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Honorary Doctorate for Physiotherapist

Thursday, 24 August 2017 10:02pm

stanley-paris-capping-image-credit-McCrobie
University of Otago Chancellor John Ward presents Dr Stanley Paris with his honorary Doctor of Laws degree during the August graduation ceremony last weekend. Photo: McRobie Studios.

Staff at Otago’s School of Physiotherapy say they are extremely proud of Dr Stanley Paris – who became the first physiotherapist to be recognised by the University with an honorary doctorate degree during the August graduation ceremony last weekend.

Dr Paris, who graduated from the New Zealand School of Physiotherapy in 1957, is a pioneer in the areas of manual and manipulative physiotherapy, an endurance athlete and a noted philanthropist.

He generously continues to support research in the School of Physiotherapy.

Prior to the graduation ceremony, School of Physiotherapy staff celebrated his success at an event at the Staff Club.

Physiotherapy Deputy Dean Dr Margot Skinner says that while Dr Paris received his qualifications before Physiotherapy was part of the University of Otago, the School treasures him as an alumnus. And she says he has made them proud.

"Even as a student and young career professional he made his name in swimming, as the physiotherapist to accompany a New Zealand Olympic team, as an author of manual therapy texts and entrepreneur."

“Even as a student and young career professional he made his name in swimming, as the physiotherapist to accompany a New Zealand Olympic team, as an author of manual therapy texts and entrepreneur. All these attributes have also promoted the name of the School and the University.”

Along with his wife Catherine, who is also a Physiotherapist, Dr Paris continues to give his time to present to staff and students when he visits Dunedin, she says.

“He was very supportive of the desire of the profession to ensure that undergraduate physiotherapy programme was a University-based degree level qualification and continues to support the opportunities postgraduate education provides for the development of our own body of knowledge.”

Announcing Dr Paris’s selection for an honorary doctorate, University Vice-Chancellor Professor Harlene Hayne said he epitomises the Otago way as demonstrated by his devotion to advancing his profession, his appetite for adventure and his generosity of spirit.

“Stanley Paris has truly made his mark on his profession, and one that is overwhelmingly positive. He has been a tireless advocate of physiotherapy as something that can transform the quality of people’s lives. He is devoted to ensuring that patients can regain as much function as they can, rather than focusing solely on relieving the pain they feel.”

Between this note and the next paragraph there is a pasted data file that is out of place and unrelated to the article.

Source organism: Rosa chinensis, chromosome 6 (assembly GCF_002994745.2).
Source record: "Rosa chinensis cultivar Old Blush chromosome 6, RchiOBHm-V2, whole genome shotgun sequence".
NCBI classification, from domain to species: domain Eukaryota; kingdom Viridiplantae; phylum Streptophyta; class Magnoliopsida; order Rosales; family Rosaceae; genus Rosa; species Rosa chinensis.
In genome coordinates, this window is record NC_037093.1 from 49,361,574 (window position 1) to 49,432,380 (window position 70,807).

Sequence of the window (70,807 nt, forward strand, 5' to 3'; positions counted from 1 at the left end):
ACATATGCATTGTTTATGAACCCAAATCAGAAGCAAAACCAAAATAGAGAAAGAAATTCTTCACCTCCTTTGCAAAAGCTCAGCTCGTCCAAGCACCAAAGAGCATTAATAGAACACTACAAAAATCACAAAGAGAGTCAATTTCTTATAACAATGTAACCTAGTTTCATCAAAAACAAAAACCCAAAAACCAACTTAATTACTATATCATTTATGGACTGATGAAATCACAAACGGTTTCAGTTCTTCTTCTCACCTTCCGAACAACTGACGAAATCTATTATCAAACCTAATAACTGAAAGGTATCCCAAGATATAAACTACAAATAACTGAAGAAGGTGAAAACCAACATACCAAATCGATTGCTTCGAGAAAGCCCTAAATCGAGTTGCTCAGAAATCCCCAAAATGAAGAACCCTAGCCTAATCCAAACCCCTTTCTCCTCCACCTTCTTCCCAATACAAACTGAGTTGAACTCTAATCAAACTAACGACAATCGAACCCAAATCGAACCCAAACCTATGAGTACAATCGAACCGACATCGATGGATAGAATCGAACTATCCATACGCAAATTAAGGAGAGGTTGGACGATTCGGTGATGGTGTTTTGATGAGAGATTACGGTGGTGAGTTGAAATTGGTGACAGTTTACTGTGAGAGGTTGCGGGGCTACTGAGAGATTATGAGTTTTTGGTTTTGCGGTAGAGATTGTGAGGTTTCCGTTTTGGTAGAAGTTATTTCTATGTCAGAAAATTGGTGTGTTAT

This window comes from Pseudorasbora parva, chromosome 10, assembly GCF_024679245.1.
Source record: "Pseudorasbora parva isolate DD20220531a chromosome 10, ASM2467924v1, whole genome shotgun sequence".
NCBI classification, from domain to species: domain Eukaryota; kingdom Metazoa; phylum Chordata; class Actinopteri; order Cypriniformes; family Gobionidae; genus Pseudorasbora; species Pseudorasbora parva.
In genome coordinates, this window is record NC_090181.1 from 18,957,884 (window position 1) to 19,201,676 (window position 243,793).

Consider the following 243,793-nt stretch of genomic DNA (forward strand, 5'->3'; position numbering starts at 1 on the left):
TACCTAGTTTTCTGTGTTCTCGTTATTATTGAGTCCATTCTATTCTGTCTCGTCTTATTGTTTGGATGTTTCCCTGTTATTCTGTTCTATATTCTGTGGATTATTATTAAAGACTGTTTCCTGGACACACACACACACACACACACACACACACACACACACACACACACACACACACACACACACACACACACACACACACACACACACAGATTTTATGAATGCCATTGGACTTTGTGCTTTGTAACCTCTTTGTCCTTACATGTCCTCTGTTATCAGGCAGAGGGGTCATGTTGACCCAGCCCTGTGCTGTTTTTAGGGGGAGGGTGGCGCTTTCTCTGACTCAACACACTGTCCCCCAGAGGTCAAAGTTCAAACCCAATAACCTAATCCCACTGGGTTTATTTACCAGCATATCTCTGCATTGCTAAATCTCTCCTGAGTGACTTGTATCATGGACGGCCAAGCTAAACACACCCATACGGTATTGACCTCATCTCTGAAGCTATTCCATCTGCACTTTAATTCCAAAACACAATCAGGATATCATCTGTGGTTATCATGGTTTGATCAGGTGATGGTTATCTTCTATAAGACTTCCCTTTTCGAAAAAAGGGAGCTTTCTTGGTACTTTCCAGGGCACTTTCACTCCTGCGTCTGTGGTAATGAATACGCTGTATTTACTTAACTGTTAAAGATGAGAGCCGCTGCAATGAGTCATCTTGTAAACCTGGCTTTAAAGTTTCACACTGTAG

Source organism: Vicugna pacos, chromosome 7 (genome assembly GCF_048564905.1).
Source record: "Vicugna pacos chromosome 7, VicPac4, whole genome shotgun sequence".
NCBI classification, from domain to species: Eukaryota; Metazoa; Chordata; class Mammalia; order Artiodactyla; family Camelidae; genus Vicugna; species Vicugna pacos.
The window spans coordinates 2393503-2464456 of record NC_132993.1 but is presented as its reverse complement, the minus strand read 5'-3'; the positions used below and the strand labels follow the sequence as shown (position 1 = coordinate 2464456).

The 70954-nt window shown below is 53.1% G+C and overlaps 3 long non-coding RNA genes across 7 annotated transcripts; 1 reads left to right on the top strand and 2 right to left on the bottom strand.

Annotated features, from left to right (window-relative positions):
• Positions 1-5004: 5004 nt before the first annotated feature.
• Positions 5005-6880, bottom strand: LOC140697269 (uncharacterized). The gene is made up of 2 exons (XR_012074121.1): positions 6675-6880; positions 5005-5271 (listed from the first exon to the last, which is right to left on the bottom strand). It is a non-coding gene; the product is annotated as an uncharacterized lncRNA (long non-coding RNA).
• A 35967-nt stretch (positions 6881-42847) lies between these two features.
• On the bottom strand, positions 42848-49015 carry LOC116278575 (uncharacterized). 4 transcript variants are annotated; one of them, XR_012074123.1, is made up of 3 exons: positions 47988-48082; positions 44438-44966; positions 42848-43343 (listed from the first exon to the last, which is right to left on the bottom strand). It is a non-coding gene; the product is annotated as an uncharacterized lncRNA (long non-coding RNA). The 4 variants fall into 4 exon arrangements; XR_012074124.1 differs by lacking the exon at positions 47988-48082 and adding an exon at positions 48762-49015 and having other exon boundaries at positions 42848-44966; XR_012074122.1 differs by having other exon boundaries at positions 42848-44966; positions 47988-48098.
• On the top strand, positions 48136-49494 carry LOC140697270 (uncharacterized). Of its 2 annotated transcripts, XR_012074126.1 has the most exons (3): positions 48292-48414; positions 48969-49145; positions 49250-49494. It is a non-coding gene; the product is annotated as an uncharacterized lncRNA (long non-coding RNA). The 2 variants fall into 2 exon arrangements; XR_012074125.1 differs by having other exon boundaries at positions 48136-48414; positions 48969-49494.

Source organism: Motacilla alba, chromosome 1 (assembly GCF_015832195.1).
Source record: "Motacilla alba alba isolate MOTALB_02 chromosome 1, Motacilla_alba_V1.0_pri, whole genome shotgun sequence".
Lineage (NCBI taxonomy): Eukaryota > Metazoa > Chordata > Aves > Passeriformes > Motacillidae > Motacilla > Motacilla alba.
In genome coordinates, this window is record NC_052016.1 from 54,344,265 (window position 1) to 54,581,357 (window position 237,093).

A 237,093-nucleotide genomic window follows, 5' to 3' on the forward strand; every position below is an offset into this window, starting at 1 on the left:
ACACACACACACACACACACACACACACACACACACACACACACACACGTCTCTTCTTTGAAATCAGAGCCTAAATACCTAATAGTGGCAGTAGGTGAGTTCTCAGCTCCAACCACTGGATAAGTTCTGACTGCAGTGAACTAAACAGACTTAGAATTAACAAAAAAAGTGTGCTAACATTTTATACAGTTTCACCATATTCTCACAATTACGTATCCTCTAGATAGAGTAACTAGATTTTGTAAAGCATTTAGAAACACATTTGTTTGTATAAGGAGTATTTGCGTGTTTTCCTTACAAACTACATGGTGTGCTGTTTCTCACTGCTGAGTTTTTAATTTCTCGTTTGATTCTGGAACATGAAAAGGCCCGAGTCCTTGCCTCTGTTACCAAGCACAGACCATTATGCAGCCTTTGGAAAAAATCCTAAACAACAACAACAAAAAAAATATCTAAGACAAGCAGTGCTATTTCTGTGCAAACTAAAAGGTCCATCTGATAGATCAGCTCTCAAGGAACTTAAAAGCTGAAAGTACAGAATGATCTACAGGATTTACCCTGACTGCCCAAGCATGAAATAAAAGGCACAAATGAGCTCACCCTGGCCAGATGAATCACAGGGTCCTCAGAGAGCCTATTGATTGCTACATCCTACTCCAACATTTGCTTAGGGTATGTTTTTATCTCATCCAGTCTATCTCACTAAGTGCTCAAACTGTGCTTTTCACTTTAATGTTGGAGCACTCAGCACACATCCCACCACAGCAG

Dr Paris received his honorary degree, Doctor of Laws at the University’s graduation ceremony last Saturday, at which he also delivered the graduation address.

About Dr Stanley Paris

Dr Paris attended Otago Boys’ High School and then completed studies at the School of Physiotherapy. After this, he gained a scholarship in 1963 to investigate the treatment of backache in Europe and North America. He then returned to Dunedin and instructed at the School and entered private practice with his father.

He began teaching courses in the area to colleagues in New Zealand in 1964 as well as writing his first book The Spinal Lesion. Dr Paris has since published more than 40 articles in physical therapy, medical, and osteopathic journals.

In 1975, Dr Paris became founding president of the University of St. Augustine for Health Sciences in Florida, which now has campuses in California, Florida and Texas.

He is the past Founding President of the Orthopaedic Section of the American Physical Therapy Association. He is a leader in the field of manipulation and manual therapy and was the founding chairman and later President of the International Federation of Orthopaedic Manipulative Physical Therapists (IFOMPT).

In 2011, the World Confederation for Physical Therapy recognised Dr Paris through its Mildred Elson Award “for outstanding leadership contributing significantly to the development of physical therapy internationally”.

Alongside his professional interests, he is an athlete and adventurer. Dr Paris has the ambition to become fastest (and oldest) person to do a solo circumnavigation of the globe by a cruising yacht, and embarks on the trip in November in further support of the Foundation for Physical Therapy in the US, to which he and his wife Catherine Patla gave a $3 million gift earlier this year.

His many sporting pursuits include twice swimming the English Channel and completing the World Championship Ironman Triathlon in Hawaii - all in his later years. Last year aged 79, he motorcycled 9,000km from Prudhoe Bay, Alaska, to Key West Florida in under seven days and bicycled coast to coast across the United States in 30 days.